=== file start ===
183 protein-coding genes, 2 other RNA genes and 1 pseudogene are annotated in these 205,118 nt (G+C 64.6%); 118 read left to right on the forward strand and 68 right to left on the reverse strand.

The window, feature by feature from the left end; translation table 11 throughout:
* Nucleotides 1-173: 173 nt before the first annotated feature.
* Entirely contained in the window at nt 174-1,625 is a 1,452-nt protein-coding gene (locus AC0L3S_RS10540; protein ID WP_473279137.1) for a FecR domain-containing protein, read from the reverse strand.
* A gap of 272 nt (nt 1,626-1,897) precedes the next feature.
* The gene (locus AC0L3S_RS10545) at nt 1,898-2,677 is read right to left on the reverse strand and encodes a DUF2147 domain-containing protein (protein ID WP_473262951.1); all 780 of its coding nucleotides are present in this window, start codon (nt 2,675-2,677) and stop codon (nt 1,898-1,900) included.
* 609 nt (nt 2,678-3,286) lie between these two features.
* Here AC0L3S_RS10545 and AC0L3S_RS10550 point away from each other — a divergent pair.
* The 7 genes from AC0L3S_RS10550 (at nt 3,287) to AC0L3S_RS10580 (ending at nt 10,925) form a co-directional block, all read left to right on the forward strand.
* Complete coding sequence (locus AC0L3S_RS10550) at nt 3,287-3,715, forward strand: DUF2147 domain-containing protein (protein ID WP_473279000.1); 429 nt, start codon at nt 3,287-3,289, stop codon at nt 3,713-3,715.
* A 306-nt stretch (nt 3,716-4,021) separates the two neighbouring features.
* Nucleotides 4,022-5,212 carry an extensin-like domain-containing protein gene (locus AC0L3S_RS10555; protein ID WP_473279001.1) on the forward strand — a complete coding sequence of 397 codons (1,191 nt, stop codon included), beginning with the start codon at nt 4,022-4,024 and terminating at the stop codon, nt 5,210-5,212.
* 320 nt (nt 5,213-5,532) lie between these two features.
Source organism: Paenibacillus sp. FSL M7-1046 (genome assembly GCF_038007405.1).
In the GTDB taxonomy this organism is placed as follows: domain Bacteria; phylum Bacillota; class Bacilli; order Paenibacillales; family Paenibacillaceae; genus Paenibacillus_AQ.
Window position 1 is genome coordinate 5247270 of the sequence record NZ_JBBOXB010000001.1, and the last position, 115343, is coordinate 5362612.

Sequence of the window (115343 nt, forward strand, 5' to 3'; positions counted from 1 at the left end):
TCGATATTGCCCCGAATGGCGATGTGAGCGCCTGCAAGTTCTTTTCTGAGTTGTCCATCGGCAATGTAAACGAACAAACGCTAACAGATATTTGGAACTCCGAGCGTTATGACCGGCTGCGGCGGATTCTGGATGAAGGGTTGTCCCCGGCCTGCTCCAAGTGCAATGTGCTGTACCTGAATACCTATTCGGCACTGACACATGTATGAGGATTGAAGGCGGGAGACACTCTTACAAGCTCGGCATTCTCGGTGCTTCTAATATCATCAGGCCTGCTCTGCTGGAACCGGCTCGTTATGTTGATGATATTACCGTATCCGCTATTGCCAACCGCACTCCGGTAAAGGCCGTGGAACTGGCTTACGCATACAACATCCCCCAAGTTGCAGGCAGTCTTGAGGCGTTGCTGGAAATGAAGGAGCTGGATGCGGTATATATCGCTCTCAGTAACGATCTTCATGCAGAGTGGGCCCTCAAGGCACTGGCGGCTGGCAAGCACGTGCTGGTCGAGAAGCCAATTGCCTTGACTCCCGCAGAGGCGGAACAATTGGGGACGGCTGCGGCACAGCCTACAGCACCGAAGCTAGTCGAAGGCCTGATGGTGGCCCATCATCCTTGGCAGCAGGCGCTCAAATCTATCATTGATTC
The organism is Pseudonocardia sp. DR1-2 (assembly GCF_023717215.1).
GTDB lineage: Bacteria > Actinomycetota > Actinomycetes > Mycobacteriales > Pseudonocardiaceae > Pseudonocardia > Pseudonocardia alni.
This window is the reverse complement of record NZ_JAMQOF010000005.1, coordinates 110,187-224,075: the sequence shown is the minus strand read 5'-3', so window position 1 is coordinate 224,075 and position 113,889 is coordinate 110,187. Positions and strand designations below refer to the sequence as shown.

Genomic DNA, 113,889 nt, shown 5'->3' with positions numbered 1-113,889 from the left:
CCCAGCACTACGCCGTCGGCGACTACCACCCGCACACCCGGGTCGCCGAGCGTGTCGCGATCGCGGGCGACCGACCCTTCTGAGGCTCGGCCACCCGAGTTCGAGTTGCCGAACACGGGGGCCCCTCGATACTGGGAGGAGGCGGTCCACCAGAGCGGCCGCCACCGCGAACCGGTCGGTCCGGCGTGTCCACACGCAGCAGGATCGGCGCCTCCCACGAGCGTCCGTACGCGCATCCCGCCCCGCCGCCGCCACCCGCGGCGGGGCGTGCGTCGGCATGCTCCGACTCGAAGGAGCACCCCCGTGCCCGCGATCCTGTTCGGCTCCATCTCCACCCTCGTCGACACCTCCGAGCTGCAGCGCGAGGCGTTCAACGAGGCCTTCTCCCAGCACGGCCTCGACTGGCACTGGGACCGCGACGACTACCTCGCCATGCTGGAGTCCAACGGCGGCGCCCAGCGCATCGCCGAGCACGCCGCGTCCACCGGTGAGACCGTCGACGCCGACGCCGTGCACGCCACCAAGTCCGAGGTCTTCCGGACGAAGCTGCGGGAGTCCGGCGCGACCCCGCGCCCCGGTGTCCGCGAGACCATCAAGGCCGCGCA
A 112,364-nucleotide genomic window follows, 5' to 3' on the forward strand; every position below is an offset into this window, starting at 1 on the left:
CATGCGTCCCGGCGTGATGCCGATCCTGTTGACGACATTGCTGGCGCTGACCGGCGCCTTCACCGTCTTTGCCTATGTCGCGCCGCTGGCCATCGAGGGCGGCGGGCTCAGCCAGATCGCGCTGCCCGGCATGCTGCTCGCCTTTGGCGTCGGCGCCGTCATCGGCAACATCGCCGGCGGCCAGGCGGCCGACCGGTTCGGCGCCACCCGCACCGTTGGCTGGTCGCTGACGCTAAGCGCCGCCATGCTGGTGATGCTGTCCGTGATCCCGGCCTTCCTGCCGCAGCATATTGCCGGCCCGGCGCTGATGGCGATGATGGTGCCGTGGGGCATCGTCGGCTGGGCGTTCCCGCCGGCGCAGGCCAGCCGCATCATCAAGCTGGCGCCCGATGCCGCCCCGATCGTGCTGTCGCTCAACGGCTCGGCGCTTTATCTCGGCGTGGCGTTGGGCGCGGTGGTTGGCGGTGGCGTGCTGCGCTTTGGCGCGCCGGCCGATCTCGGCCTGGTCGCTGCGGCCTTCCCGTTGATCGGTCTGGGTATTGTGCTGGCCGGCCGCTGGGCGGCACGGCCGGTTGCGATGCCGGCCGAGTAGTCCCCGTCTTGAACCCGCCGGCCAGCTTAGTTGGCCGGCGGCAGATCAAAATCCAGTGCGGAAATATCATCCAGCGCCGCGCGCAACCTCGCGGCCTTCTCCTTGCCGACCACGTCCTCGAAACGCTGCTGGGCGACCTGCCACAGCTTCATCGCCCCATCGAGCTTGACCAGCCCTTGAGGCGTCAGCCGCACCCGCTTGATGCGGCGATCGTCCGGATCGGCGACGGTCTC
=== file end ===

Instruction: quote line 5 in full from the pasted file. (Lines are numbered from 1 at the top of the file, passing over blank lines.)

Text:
* A gap of 272 nt (nt 1,626-1,897) precedes the next feature.